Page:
Los Angeles officials collected nearly 700 pounds of fireworks as part of a buyback program Saturday at Brand Park in Mission Hills.
The event, hosted for the second year in a row by Councilwoman Monica Rodriguez, was held in response to community concerns about fires breaking out amid a severe drought and historically dry conditions. She said the buyback brought in about a third more illegal fireworks than last year’s event, during which officials collected 514 pounds.
“I truly appreciate the community members who voluntarily participated in this buyback effort to remove dangerous fireworks from our communities,” Rodriguez said in a statement, adding that the increase in recovery shows promise for a larger citywide effort.
“I look forward to expanding next year to return peace to neighborhoods throughout Los Angeles.”
Drought conditions can cause fires to spread quickly, particularly in “high” fire severity zones like northeast San Fernando Valley, and fireworks only increase the threat, the councilwoman’s office said.
They can also be distressing for people with autism or other sensory issues, as well as those with post-traumatic stress disorder. Pets can also be affected by the bangs and flashes.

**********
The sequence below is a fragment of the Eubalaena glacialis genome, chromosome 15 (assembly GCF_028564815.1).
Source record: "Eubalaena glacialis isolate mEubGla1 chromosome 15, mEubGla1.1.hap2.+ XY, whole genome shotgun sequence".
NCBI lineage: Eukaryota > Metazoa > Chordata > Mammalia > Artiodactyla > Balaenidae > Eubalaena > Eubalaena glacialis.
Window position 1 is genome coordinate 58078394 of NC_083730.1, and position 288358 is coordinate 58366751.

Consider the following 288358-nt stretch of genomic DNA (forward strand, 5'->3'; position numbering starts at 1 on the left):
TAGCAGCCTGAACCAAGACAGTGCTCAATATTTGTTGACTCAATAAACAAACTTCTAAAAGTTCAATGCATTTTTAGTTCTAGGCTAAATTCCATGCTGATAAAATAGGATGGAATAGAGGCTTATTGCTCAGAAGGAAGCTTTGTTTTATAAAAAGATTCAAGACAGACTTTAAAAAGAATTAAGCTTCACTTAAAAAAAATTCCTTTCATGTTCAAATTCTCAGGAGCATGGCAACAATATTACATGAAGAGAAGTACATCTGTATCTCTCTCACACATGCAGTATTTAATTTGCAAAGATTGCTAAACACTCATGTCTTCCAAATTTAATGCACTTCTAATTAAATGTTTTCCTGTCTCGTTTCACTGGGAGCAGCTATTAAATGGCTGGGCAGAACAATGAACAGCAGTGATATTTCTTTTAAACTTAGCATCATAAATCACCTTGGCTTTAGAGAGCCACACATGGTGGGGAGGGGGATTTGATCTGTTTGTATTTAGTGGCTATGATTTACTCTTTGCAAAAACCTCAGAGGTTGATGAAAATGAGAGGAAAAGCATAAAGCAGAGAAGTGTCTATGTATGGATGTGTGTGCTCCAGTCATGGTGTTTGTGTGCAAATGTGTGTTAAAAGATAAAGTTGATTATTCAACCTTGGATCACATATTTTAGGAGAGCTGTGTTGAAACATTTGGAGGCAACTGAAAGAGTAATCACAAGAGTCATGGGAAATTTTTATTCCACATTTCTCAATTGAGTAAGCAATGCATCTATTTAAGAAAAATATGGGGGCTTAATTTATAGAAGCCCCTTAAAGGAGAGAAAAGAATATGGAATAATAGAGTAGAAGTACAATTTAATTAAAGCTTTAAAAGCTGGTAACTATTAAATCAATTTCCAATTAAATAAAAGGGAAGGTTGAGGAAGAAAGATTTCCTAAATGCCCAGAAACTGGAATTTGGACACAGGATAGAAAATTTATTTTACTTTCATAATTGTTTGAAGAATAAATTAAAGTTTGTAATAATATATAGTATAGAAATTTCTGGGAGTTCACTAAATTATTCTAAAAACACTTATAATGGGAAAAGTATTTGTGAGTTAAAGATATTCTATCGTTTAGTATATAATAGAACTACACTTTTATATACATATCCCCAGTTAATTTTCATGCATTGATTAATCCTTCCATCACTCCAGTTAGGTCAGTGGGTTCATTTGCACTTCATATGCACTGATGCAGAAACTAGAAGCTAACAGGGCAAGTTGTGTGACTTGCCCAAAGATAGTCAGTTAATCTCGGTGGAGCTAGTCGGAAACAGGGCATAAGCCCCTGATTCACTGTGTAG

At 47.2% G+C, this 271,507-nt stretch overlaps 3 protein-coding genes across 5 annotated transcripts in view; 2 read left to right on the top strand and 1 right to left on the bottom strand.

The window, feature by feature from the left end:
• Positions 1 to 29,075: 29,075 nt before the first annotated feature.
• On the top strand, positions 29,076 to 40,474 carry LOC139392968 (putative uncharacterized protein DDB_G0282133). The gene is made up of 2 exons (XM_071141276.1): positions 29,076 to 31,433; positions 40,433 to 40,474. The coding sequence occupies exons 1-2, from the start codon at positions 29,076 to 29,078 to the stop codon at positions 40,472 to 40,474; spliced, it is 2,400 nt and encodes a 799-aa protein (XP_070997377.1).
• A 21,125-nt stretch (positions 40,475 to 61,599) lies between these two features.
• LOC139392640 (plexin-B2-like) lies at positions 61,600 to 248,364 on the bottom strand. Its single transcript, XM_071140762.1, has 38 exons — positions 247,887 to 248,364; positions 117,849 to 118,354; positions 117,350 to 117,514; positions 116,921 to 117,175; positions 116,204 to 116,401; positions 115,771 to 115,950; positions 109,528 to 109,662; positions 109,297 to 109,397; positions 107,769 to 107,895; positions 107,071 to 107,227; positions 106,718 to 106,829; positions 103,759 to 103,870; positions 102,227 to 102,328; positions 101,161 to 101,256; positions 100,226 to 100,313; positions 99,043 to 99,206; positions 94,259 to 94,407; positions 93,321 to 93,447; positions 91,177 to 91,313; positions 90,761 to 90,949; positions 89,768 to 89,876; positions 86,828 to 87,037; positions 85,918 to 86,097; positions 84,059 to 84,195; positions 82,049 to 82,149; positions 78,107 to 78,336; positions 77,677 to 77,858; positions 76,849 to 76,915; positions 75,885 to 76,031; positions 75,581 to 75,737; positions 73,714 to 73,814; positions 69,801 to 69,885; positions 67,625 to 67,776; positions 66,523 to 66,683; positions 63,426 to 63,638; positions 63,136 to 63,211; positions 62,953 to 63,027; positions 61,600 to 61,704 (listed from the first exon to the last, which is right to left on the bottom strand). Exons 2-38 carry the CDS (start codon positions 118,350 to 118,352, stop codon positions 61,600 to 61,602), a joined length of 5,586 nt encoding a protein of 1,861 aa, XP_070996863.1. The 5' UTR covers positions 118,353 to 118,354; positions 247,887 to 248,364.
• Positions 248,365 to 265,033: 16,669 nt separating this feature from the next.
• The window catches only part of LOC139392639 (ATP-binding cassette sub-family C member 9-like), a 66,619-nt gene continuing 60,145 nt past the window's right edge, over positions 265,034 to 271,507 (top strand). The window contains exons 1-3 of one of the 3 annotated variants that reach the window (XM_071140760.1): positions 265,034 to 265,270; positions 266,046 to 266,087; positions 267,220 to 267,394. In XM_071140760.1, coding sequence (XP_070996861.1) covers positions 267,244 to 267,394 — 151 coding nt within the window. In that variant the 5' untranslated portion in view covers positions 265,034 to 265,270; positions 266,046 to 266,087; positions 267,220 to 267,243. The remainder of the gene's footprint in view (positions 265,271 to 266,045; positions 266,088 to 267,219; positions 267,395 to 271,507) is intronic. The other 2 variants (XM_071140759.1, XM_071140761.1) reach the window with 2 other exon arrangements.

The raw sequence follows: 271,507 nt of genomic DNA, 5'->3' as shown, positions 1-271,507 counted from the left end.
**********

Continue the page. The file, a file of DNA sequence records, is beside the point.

In all, 75 people stopped by the park Saturday to turn in illegal fireworks, including aerial mortars, sky rockets, M-80s and M-1000s, officials said. Depending on the weight of the fireworks they turned in, participants received Dodger tickets, gas cards or gift cards to Starbucks or Target.
The Los Angeles police and fire departments were on hand to accept the fireworks and make sure they were properly dealt with.
Last month, Los Angeles City Atty. Mike Feuer issued a warning to residents against using illegal fireworks leading up to the holiday, saying that his office would be cracking down. He said his office was issuing cease-and-desist letters to online platforms such as Facebook and Craigslist that are advertising firework sales in Los Angeles.
Fireworks are illegal in the city of Los Angeles, and selling, possessing, using or discharging them can bring a fine of up to $1,000 and/or up to a year in jail, according to the city attorney’s office.
Last year, a South Los Angeles block was blown up in a failed fireworks detonation by the LAPD bomb squad.
In recent weeks, several cities in the area canceled their fireworks shows after state authorities raided the offices of the company hired to provide the pyrotechnics.
Still, scores of other sites across Los Angeles County are hosting their own fireworks displays.